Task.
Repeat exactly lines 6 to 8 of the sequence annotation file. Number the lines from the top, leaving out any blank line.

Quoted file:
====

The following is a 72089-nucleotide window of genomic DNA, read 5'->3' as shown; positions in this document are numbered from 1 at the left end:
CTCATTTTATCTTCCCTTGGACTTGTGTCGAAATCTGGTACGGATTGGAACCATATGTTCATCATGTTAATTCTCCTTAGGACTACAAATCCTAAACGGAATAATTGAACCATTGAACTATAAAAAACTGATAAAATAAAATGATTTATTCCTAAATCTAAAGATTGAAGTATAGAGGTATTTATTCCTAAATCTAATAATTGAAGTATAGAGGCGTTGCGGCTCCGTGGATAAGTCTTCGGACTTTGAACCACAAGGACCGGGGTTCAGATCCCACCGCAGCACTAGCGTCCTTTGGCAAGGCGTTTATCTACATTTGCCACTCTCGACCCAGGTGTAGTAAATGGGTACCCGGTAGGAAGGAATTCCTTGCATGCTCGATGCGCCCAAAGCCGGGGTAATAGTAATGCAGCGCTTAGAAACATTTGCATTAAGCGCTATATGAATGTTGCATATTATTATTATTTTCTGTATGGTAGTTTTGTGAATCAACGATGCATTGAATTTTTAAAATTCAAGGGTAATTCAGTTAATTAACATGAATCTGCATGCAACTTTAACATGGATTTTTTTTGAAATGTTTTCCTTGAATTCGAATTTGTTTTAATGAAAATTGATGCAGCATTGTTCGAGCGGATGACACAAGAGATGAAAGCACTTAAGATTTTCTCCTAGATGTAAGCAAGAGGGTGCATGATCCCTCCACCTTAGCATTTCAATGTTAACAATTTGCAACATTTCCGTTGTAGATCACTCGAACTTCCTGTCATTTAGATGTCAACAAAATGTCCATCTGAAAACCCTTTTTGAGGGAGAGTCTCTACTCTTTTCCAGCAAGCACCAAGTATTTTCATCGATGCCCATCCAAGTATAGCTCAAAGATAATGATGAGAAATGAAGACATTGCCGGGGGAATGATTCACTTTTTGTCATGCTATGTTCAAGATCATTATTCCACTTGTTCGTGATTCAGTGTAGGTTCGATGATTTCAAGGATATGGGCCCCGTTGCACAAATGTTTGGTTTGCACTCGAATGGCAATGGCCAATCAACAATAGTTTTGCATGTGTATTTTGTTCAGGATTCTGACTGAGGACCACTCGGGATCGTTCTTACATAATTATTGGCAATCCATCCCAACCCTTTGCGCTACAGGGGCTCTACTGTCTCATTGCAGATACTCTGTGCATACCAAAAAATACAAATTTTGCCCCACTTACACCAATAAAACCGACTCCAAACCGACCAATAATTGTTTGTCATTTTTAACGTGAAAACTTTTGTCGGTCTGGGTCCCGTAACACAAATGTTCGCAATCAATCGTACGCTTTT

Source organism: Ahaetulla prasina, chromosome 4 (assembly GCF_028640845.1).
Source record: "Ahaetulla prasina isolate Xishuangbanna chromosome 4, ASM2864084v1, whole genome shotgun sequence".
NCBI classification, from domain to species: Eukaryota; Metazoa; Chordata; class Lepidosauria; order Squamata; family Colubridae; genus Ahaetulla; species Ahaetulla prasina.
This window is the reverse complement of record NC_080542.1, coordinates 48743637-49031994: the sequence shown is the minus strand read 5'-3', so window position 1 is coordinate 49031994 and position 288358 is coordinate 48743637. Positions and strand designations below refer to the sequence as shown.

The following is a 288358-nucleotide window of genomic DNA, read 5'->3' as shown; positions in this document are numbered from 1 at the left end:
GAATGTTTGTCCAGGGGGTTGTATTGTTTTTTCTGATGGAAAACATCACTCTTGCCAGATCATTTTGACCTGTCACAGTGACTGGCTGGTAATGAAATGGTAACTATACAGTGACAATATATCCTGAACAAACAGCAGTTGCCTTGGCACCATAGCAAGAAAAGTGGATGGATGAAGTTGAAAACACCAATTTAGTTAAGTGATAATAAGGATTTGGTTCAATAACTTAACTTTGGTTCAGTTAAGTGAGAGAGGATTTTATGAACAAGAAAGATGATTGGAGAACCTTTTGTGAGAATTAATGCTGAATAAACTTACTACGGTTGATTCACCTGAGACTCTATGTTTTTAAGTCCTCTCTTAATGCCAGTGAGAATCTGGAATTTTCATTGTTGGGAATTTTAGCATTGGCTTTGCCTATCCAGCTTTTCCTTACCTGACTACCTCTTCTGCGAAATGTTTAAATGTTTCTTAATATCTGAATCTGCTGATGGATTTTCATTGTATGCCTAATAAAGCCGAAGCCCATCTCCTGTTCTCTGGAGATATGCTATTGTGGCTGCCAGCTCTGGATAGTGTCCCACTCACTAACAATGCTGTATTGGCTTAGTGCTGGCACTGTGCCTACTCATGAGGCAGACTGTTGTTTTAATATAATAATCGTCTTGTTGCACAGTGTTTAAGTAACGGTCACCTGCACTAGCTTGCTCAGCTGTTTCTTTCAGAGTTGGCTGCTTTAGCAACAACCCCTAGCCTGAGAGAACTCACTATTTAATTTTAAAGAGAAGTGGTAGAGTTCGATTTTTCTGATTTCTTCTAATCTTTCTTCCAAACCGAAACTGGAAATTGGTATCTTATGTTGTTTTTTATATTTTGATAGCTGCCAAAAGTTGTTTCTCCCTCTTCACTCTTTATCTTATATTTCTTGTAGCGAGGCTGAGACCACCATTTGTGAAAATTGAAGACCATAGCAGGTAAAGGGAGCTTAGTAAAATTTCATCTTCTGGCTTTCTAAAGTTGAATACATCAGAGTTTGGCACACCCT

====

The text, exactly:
This window is the reverse complement of record NC_080542.1, coordinates 48743637-49031994: the sequence shown is the minus strand read 5'-3', so window position 1 is coordinate 49031994 and position 288358 is coordinate 48743637. Positions and strand designations below refer to the sequence as shown.

The following is a 288358-nucleotide window of genomic DNA, read 5'->3' as shown; positions in this document are numbered from 1 at the left end:
GAATGTTTGTCCAGGGGGTTGTATTGTTTTTTCTGATGGAAAACATCACTCTTGCCAGATCATTTTGACCTGTCACAGTGACTGGCTGGTAATGAAATGGTAACTATACAGTGACAATATATCCTGAACAAACAGCAGTTGCCTTGGCACCATAGCAAGAAAAGTGGATGGATGAAGTTGAAAACACCAATTTAGTTAAGTGATAATAAGGATTTGGTTCAATAACTTAACTTTGGTTCAGTTAAGTGAGAGAGGATTTTATGAACAAGAAAGATGATTGGAGAACCTTTTGTGAGAATTAATGCTGAATAAACTTACTACGGTTGATTCACCTGAGACTCTATGTTTTTAAGTCCTCTCTTAATGCCAGTGAGAATCTGGAATTTTCATTGTTGGGAATTTTAGCATTGGCTTTGCCTATCCAGCTTTTCCTTACCTGACTACCTCTTCTGCGAAATGTTTAAATGTTTCTTAATATCTGAATCTGCTGATGGATTTTCATTGTATGCCTAATAAAGCCGAAGCCCATCTCCTGTTCTCTGGAGATATGCTATTGTGGCTGCCAGCTCTGGATAGTGTCCCACTCACTAACAATGCTGTATTGGCTTAGTGCTGGCACTGTGCCTACTCATGAGGCAGACTGTTGTTTTAATATAATAATCGTCTTGTTGCACAGTGTTTAAGTAACGGTCACCTGCACTAGCTTGCTCAGCTGTTTCTTTCAGAGTTGGCTGCTTTAGCAACAACCCCTAGCCTGAGAGAACTCACTATTTAATTTTAAAGAGAAGTGGTAGAGTTCGATTTTTCTGATTTCTTCTAATCTTTCTTCCAAACCGAAACTGGAAATTGGTATCTTATGTTGTTTTTTATATTTTGATAGCTGCCAAAAGTTGTTTCTCCCTCTTCACTCTTTATCTTATATTTCTTGTAGCGAGGCTGAGACCACCATTTGTGAAAATTGAAGACCATAGCAGGTAAAGGGAGCTTAGTAAAATTTCATCTTCTGGCTTTCTAAAGTTGAATACATCAGAGTTTGGCACACCCT